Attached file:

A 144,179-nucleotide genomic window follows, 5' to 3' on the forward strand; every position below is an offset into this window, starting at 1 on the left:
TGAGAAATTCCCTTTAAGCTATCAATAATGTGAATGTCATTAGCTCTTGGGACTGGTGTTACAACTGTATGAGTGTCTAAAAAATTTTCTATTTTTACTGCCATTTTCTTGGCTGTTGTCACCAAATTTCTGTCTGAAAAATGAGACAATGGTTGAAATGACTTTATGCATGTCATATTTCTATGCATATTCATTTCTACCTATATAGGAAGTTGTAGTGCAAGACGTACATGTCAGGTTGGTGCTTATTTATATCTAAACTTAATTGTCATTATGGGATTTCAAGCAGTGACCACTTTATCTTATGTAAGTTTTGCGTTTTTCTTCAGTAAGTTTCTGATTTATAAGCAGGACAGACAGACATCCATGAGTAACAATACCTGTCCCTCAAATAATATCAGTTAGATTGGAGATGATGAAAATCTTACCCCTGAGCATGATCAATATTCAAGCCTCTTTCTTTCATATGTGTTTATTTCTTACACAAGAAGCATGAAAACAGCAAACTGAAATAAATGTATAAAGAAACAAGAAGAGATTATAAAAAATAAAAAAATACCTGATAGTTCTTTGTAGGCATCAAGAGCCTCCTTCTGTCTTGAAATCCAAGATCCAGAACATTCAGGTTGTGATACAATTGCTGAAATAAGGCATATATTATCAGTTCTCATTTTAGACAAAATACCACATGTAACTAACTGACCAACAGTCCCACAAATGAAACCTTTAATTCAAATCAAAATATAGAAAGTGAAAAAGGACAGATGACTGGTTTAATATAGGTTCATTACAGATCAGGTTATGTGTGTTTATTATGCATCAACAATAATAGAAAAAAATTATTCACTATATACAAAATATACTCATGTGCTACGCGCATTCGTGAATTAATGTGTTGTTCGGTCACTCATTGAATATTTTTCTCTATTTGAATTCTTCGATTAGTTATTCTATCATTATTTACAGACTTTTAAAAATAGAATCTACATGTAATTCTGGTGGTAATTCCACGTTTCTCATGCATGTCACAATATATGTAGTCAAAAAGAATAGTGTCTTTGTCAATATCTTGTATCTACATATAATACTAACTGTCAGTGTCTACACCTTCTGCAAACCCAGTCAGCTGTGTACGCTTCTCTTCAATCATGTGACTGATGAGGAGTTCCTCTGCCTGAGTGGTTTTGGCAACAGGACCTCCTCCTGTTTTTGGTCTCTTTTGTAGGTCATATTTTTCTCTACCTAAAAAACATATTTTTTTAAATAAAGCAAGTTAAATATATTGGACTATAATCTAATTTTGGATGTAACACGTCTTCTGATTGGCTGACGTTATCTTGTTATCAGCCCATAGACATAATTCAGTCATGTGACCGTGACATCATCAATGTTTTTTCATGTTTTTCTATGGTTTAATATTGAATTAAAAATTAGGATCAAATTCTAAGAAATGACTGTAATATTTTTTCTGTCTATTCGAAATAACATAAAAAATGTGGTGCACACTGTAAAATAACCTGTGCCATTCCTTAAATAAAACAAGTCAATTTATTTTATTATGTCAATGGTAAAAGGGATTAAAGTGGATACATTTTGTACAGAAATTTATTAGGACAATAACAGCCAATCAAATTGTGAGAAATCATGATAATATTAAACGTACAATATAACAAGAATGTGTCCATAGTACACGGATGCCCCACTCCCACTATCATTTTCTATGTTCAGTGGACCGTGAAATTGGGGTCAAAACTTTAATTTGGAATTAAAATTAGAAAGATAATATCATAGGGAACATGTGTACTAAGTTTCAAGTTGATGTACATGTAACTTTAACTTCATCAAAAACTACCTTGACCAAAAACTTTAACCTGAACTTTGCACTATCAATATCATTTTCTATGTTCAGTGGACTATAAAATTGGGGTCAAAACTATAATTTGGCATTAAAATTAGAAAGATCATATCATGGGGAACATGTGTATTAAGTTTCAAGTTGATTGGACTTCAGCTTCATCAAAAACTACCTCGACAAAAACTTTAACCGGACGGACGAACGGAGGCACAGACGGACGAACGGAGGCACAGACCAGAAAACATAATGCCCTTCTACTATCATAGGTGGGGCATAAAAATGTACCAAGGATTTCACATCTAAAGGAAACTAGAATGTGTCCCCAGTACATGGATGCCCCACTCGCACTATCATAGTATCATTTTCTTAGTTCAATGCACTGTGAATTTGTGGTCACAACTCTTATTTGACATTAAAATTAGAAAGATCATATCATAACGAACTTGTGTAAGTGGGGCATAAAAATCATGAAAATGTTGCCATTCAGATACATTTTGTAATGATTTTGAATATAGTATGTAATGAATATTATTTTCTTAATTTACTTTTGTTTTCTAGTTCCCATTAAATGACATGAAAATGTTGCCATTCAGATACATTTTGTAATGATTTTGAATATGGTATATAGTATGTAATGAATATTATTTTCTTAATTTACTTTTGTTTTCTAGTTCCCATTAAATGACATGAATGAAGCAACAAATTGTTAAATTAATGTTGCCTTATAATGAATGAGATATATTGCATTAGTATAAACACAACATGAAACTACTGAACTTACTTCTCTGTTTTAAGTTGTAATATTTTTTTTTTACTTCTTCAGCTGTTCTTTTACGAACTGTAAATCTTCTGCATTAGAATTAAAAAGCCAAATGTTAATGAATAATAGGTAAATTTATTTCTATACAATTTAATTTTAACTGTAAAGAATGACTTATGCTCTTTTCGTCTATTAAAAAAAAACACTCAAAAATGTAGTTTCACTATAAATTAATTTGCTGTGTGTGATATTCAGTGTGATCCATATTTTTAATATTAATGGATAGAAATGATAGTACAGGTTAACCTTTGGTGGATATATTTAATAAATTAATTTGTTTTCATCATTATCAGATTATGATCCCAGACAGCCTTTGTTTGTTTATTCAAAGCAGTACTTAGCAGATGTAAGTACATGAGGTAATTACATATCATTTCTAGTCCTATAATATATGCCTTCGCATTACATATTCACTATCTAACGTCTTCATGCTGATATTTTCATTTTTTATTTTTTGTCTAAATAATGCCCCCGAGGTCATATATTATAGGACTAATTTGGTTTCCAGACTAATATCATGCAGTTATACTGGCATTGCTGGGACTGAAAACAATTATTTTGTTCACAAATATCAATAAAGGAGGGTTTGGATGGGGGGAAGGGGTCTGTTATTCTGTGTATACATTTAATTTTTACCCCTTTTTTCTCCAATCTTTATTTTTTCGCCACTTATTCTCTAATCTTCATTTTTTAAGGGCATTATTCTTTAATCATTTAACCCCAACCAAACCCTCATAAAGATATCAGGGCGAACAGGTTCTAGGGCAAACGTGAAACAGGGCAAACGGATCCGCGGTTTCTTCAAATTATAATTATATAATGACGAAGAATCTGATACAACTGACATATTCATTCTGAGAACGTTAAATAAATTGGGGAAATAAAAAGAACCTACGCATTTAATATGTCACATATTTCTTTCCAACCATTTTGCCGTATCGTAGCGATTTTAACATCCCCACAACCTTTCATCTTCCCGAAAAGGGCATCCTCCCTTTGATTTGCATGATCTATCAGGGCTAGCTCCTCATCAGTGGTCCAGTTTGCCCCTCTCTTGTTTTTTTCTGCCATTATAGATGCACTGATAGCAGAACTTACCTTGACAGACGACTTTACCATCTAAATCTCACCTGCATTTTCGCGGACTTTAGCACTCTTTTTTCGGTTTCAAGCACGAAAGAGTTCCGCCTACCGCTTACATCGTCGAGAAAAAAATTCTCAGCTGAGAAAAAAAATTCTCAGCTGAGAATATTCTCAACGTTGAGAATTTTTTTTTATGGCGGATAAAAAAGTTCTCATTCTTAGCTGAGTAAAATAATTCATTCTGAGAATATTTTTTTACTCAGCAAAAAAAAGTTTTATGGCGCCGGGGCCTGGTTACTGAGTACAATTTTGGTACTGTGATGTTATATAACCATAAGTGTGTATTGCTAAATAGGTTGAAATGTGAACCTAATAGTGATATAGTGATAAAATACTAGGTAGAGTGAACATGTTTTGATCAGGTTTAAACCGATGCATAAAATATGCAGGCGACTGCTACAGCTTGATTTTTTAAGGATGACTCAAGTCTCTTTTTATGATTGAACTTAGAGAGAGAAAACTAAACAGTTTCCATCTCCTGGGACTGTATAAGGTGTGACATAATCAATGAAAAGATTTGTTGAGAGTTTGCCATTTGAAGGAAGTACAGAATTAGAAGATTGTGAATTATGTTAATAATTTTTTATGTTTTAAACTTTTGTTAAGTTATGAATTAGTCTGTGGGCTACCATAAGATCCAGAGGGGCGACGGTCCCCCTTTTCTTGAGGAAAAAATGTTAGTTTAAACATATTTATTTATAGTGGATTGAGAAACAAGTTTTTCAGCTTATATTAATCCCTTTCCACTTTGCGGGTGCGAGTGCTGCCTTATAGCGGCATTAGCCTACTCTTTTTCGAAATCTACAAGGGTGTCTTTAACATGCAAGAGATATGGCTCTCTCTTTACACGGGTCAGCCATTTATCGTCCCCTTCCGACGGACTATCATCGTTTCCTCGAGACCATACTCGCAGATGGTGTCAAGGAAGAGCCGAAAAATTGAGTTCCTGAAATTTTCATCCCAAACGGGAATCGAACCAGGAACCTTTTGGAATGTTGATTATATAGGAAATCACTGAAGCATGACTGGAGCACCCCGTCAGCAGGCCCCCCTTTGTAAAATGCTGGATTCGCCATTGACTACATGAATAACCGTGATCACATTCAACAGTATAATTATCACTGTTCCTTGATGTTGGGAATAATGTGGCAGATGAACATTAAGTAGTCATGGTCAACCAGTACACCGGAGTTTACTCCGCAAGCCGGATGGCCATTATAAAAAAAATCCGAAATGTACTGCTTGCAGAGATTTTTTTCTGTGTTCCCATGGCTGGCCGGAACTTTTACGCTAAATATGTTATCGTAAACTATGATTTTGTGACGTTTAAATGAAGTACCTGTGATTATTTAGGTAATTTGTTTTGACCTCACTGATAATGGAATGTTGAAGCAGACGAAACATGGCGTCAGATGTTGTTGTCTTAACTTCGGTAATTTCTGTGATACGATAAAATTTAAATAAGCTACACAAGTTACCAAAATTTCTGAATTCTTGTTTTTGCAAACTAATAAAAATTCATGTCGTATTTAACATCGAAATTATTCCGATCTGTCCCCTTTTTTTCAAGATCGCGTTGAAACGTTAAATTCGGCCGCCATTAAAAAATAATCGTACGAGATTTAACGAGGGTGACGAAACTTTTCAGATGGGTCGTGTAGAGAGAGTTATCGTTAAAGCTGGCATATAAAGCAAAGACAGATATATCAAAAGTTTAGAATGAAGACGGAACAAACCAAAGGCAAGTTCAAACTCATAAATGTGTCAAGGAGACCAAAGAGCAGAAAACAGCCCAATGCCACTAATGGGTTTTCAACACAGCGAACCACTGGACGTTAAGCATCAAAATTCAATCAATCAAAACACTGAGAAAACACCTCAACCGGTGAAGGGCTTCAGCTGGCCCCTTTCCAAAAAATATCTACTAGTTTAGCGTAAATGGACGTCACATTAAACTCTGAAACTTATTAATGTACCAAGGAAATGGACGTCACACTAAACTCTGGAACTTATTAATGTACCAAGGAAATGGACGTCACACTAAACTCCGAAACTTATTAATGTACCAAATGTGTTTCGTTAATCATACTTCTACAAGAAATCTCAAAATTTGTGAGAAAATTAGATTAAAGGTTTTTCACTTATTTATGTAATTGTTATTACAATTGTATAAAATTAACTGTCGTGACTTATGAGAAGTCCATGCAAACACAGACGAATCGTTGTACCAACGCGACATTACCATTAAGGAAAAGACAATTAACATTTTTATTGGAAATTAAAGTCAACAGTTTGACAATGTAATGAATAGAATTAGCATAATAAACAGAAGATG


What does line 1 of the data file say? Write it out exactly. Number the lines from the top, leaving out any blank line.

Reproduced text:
A 144,179-nucleotide genomic window follows, 5' to 3' on the forward strand; every position below is an offset into this window, starting at 1 on the left: